With the early snows of the past week, I was eager to get into the mountains to see how things looked up there this weekend. I went up to Wedge Pond which sits below Mount Kidd in Kananaskis. This small, shallow pot lake is a great location in the fall as it is ringed by a variety of trees and catches the mountain’s reflection in its quiet waters.
It was overcast when I headed out but the sky was more promising in the mountains. Before dawn, the mist started to rise off the water. It was cold and seemed to be perfect conditions for the creation of low clouds and heavy mist. That worked for me and I enjoyed photographing along the shoreline through sunrise.
The leaves on the deciduous trees are just starting to change color so I will make sure to return in a couple of weeks to catch their golds and oranges. The elk rut should start around the same time so I’m looking forward to hearing their bugling in the forest surrounding the pond then too.
My son and I were in Banff for the weekend and went out for a drive along the Vermilion Lakes just before sunset on Saturday night. We stopped at the first lake to watch the colors deepen on the face of Mount Rundle as the sun was going down. Another photographer, Grace Chen visiting from Calgary, asked me where the moon would be rising. I had to admit that I didn’t know – I hadn’t done any planning as Kian and I were water sliding all afternoon and the drive was a last-minute decision. I was quite surprised when I next looked in the viewfinder and saw a sliver of white rising behind the mountain! It was fun to point at the peak as a response to her question.
The moon climbed quickly, becoming steadily brighter and I finished shooting less than half an hour after first seeing it. The sunlight on the mountain moved from deep yellow to a beautiful red while the sky steadily darkened. It was not quite a full moon, being at 98%, but was still bright and wonderful.
It was 27°C (81°F) on Sunday in Bragg Creek and we enjoyed a wonderful summer day. Monday was an altogether different story. It dropped to 0°C (32°F) overnight and freezing rain turned to snow before noon. By the afternoon the fields towards Calgary were white and in Redwood Meadows, the tree boughs were weighed down by a thick blanket of snow.
The forecast indicates that this unseasonal (though far from unheard of in these parts) weather will not last long. By next weekend, we should be over 20°C again – here’s hoping!
The morning mists in Bragg Creek get caught in the trees when they start to dissipate as the day warms up. It provided a nice background when I saw this White-tailed deer walking through the wet grass.
There is a small hill that overlooks a farm and its fields in West Bragg Creek which is a favourite place of mine to photograph from. Throughout the year, the landscape is always beautiful, presenting an ever-changing face as the seasons cycle through. Late summer brings mist which stretches over the tall grass around dawn. These are a few of the photographs I’ve taken over the last week or so.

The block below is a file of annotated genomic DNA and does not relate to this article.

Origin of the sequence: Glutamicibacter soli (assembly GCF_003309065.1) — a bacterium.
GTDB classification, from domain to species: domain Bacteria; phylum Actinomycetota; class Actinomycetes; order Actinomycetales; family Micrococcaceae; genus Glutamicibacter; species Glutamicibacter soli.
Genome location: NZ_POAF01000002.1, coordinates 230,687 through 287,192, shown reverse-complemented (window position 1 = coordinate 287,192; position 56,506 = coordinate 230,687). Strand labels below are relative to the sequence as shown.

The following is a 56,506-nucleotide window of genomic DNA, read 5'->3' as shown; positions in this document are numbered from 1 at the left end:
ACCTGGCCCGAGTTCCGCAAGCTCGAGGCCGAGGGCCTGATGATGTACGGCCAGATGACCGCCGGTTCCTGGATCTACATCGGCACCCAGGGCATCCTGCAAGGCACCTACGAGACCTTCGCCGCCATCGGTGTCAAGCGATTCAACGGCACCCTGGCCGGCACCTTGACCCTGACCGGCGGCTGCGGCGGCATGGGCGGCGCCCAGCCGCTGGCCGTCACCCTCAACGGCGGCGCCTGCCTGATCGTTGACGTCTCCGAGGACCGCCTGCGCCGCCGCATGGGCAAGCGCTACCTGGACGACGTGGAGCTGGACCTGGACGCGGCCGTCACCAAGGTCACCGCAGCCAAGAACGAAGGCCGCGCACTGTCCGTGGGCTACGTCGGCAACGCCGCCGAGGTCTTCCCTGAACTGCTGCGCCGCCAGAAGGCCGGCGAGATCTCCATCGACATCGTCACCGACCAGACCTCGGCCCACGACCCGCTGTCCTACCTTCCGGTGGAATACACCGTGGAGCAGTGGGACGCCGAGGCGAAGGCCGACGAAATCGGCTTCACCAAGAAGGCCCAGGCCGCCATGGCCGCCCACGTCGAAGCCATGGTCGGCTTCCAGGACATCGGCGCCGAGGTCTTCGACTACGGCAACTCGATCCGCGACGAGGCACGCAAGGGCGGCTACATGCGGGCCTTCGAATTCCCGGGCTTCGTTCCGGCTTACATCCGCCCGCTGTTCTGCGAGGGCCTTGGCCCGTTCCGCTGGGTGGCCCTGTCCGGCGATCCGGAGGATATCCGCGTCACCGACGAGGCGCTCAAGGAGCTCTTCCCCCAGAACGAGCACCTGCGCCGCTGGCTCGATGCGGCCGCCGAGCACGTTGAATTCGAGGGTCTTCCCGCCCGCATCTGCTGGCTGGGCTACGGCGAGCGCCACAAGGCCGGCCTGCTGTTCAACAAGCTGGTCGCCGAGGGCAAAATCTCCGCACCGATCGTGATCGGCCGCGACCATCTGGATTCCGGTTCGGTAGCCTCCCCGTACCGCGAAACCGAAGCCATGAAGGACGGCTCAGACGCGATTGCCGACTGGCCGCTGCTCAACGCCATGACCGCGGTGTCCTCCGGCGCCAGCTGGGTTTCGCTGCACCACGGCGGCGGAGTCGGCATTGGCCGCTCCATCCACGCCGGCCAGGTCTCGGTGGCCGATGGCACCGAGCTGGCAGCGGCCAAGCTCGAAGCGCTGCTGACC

(Please click on any image if you would like to view a higher resolution version)
The beavers that maintain the ponds in Wild Rose, west of Bragg Creek, are busy eating and storing saplings and branches they have harvested. This one was enjoying a meal while floating in the water on a crisp morning this weekend.
I found this Great Horned Owl near a nest that I watched earlier this year. The adult pair successfully fledged two owlets by early June and haven’t seen any of the owls in the area over the past few visits. On the weekend, I spied this beautiful bird deep in a stand of trees. It seemed to be relaxing on this branch – probably just winding down from a busy night and early morning hunting before going for a sleep. It was great to see one member of this family again.
Moonset of the latest supermoon coincided with dawn last weekend. I was photographing the prairie landscape and climbed up to a spot where I had a bit of elevation in order to look over the fields and be somewhat on level with the Rockies. The mist laying low over the fields was a lucky bit of happenstance.
To start the long weekend, I went looking for the Great Gray Owl pair who have been very active over a field of tall, green grass for much of the summer. I had a relatively short visit with one of the owls on this encounter. The bird stayed across the field for most of the hour I watched him. He did fly across, land nearby and stay for a few minutes at one point. However I got there a little bit later than usual so the morning hunt was winding down.
There was one particularly good dive that I pulled a nice sequence from. I love the wing positions in these shots and the intention in the focused stare.
It was good to see the owl again after being away for a couple of weeks. When he headed back towards the forest edge and their nest, I headed back to my home too.